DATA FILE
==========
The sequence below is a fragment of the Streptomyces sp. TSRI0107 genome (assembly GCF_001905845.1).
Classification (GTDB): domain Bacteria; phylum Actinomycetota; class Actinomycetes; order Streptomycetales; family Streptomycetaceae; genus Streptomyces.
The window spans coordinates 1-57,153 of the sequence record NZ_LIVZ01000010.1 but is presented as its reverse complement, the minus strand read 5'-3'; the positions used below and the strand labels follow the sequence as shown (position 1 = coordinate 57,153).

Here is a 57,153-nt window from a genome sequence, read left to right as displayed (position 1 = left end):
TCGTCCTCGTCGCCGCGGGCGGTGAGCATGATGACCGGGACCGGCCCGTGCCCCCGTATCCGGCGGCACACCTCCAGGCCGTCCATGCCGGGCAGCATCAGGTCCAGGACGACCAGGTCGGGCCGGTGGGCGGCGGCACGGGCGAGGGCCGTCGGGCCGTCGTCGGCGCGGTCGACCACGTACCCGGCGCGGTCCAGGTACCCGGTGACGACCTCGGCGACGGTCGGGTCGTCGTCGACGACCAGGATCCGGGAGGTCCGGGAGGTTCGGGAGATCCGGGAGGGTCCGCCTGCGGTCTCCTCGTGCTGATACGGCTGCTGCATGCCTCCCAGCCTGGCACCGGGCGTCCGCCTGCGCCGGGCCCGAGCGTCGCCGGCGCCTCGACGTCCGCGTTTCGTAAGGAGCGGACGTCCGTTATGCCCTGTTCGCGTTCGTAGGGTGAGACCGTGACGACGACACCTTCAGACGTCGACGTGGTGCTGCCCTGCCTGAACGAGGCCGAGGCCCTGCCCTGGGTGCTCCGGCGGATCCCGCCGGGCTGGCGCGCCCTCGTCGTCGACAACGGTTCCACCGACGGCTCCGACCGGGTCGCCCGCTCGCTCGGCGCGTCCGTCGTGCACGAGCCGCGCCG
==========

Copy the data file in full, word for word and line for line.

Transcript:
The sequence below is a fragment of the Streptomyces sp. TSRI0107 genome (assembly GCF_001905845.1).
Classification (GTDB): domain Bacteria; phylum Actinomycetota; class Actinomycetes; order Streptomycetales; family Streptomycetaceae; genus Streptomyces.
The window spans coordinates 1-57,153 of the sequence record NZ_LIVZ01000010.1 but is presented as its reverse complement, the minus strand read 5'-3'; the positions used below and the strand labels follow the sequence as shown (position 1 = coordinate 57,153).

Here is a 57,153-nt window from a genome sequence, read left to right as displayed (position 1 = left end):
TCGTCCTCGTCGCCGCGGGCGGTGAGCATGATGACCGGGACCGGCCCGTGCCCCCGTATCCGGCGGCACACCTCCAGGCCGTCCATGCCGGGCAGCATCAGGTCCAGGACGACCAGGTCGGGCCGGTGGGCGGCGGCACGGGCGAGGGCCGTCGGGCCGTCGTCGGCGCGGTCGACCACGTACCCGGCGCGGTCCAGGTACCCGGTGACGACCTCGGCGACGGTCGGGTCGTCGTCGACGACCAGGATCCGGGAGGTCCGGGAGGTTCGGGAGATCCGGGAGGGTCCGCCTGCGGTCTCCTCGTGCTGATACGGCTGCTGCATGCCTCCCAGCCTGGCACCGGGCGTCCGCCTGCGCCGGGCCCGAGCGTCGCCGGCGCCTCGACGTCCGCGTTTCGTAAGGAGCGGACGTCCGTTATGCCCTGTTCGCGTTCGTAGGGTGAGACCGTGACGACGACACCTTCAGACGTCGACGTGGTGCTGCCCTGCCTGAACGAGGCCGAGGCCCTGCCCTGGGTGCTCCGGCGGATCCCGCCGGGCTGGCGCGCCCTCGTCGTCGACAACGGTTCCACCGACGGCTCCGACCGGGTCGCCCGCTCGCTCGGCGCGTCCGTCGTGCACGAGCCGCGCCG